Hypercoagulable states were identified on the basis of available laboratory test results (not all patients were tested), including the presence of factor V Leiden mutation, prothrombin gene mutation, lupus anticoagulant, anticardiolipin antibodies, and deficiencies of protein C, protein S, and antithrombin III. Major surgery was defined as any surgical procedure lasting more than 60 minutes. Bed rest was defined as an active order for bed rest not related to surgery. Advanced age was defined as an age greater than 70 years. If data on weight and height were available, body mass index (BMI) (weight in kilograms divided by the square of height in meters) was calculated. Obesity was defined as a BMI of greater than 29. If weight and height were unavailable, inpatient and outpatient records were screened for a diagnosis of obesity and for the ICD-9 code for obesity (278.0). Ongoing use of hormone-replacement therapy or oral contraceptives was identified by reviewing patients’ active medications.
If the cumulative VTE risk score was at least 4 points, the patient was defined as high risk for developing VTE, and the screener reviewed orders to identify the ongoing use of any pharmacological or mechanical prophylaxis. Active medication orders were screened for pharmacological prophylaxis, including unfractionated heparin, enoxaparin, dalteparin, tinzaparin, fondaparinux, and warfarin. Orders were also searched for mechanical prophylactic measures, including the use of graduated compression stockings or intermittent pneumatic compression devices. Patients with orders for VTE prophylaxis were excluded. However, control patients could receive VTE prophylaxis in the 2 days between randomization and our in-hospital follow-up.
Randomization envelopes containing the statement “ALERT” (intervention group) or “NO ALERT” (control group) were provided by the Harvard Clinical Research Institute (HCRI) to randomize eligible patients. Among 2,493 eligible patients, 1,238 were assigned to the intervention group, and 1,255 were assigned to the control group. For patients randomized to the intervention group, the Attending Physician was paged and informed that: 1) his or her patient is at high risk for VTE, 2) the patient is not currently receiving VTE prophylaxis, and 3) VTE prophylaxis is recommended. A sample script was provided and read: “Hello, this is (name of hospital staff member, title, and department). I am calling to alert you that your patient, (patient’s name), is at high risk for deep vein thrombosis. This is based on a point scale of DVT risk factors and the absence of current prophylaxis orders.” One study center that enrolled 178 patients violated the study protocol and paged House Officers rather than the Attending Physicians. For patients in the control group, VTE prevention guidelines were available, but no specific communication regarding VTE risk or prophylaxis was issued.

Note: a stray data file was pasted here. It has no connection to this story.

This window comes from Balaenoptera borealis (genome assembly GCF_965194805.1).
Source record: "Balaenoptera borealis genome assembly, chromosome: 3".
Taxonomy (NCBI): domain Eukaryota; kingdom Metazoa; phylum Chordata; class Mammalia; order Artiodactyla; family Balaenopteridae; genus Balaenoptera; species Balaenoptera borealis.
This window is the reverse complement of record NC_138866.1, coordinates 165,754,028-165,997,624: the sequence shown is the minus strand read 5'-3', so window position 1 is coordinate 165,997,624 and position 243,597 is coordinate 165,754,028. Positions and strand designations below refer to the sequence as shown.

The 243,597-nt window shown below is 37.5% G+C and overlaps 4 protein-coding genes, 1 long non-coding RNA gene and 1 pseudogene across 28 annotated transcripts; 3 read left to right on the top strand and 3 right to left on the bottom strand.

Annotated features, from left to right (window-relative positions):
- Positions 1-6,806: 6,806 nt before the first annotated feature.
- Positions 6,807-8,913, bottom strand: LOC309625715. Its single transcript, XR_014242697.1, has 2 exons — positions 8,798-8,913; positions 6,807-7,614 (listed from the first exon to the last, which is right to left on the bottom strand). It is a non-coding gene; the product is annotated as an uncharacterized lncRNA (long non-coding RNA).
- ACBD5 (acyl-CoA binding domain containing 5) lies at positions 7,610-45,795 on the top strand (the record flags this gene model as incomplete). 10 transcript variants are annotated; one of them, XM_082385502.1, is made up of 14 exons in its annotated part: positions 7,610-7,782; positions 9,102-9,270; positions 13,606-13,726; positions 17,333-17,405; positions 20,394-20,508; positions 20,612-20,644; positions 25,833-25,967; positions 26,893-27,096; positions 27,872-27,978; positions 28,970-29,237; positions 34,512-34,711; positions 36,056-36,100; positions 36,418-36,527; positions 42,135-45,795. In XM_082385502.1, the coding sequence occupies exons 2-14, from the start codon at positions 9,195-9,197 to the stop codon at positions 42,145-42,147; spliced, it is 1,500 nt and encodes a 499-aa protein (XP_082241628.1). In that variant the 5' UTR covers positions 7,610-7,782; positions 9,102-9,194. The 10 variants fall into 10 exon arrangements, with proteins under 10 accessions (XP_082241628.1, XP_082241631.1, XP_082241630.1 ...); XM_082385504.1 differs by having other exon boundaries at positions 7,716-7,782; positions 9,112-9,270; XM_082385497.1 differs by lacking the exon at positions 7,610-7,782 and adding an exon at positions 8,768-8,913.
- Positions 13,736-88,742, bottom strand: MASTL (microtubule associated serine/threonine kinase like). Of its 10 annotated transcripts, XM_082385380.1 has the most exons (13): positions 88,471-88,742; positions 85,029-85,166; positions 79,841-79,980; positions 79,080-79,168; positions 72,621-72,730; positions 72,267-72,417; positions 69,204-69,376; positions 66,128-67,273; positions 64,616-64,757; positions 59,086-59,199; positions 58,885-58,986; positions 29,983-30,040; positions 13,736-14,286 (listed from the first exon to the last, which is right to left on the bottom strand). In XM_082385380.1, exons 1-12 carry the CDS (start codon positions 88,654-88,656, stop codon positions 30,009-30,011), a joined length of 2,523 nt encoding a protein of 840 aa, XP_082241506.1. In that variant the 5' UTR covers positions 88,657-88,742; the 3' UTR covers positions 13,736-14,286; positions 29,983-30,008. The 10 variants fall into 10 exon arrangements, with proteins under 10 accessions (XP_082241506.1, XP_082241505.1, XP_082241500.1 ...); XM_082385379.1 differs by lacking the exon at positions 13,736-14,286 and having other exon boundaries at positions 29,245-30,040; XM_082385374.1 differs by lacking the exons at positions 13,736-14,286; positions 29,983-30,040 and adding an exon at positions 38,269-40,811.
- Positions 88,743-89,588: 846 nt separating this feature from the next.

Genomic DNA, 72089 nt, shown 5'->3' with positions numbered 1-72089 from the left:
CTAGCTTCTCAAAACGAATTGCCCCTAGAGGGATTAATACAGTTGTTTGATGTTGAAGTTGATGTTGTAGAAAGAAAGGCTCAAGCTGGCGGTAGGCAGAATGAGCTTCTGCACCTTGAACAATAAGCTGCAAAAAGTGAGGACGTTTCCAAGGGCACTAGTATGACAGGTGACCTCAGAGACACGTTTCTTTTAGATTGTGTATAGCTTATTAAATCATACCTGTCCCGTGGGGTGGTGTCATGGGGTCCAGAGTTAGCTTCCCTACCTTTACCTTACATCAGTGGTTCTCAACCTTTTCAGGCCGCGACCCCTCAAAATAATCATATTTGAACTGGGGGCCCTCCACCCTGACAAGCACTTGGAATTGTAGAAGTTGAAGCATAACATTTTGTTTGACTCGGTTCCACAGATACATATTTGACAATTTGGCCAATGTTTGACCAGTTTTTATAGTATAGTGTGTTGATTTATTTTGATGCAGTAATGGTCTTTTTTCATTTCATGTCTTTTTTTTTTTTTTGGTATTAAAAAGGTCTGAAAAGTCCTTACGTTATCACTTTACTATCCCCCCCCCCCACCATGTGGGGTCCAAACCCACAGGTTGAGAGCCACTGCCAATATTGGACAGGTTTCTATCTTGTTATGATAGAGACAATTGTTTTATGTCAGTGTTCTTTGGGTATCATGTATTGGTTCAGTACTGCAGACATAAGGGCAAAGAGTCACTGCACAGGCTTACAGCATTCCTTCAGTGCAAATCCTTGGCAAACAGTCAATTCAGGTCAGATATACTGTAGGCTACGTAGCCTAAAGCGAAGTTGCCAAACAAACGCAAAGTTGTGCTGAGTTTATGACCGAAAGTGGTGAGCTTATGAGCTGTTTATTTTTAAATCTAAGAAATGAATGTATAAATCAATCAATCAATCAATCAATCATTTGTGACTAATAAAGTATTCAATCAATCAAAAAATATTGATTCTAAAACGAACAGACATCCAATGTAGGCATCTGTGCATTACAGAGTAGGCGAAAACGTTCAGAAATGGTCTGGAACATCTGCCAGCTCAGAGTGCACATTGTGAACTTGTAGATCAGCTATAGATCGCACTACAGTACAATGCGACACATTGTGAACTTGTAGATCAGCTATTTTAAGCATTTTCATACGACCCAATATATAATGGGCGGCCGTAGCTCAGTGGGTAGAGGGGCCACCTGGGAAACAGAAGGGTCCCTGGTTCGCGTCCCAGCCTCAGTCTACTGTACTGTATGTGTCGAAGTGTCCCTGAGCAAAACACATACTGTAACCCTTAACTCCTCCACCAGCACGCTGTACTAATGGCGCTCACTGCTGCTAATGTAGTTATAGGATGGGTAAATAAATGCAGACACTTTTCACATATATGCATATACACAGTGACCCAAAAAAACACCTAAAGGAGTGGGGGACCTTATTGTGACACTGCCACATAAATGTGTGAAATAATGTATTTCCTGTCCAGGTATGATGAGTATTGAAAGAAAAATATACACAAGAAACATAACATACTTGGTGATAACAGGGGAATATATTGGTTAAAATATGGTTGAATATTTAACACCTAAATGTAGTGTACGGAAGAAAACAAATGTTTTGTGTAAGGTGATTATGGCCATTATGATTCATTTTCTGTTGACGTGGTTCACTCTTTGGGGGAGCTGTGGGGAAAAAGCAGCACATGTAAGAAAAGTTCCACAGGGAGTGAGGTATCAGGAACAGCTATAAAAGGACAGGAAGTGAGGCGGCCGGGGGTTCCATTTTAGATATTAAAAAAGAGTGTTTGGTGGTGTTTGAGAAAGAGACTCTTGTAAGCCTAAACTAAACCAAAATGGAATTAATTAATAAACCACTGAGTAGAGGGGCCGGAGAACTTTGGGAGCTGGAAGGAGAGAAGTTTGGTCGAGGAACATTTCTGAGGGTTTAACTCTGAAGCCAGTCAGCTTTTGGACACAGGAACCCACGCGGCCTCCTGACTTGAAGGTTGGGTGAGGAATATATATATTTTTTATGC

We conducted 90-day follow-up of all study patients by reviewing their medical records. Clinical events were identified using data from the index hospitalization, subsequent hospitalizations, and office visits, including discharge summaries, healthcare provider’s notes, laboratory test results, vascular laboratory reports, nuclear medicine reports, and radiology reports. If patient outcomes could not be determined by medical record review alone, study representatives contacted the responsible primary care provider for necessary information. Investigational Review Board approval was obtained at each site prior to any contact with primary care providers. In addition, the Social Security Death Index was used to identify patients who died during the 90-day follow-up period. Overall, 2,493 (100%) had follow-up data beyond the index hospitalization.
The primary end point was clinically diagnosed DVT or PE within 90 days of hospital discharge. For patients with more than one clinical event, only the first event was counted. Safety endpoints included total mortality and major bleeding events at 90 and 30 days, respectively. We defined major bleeding as intracranial, intraocular, retroperitoneal, or pericardial bleeding, or bleeding that required surgical intervention or clinically overt bleeding that resulted in a hemoglobin decrease of greater than 3 g/dL.2
DVT was diagnosed if there was loss of compressibility on venous ultrasonography3 or evidence of a filling defect on conventional contrast venography. PE was diagnosed on the basis of findings on contrast-enhanced chest computed tomography4, ventilation-perfusion lung scanning, or invasive pulmonary angiography. Events suspected clinically to be VTE-related were not counted unless objective diagnostic imaging evidence was obtained. All end points were adjudicated by investigators who were unaware of the patients’ group assignments.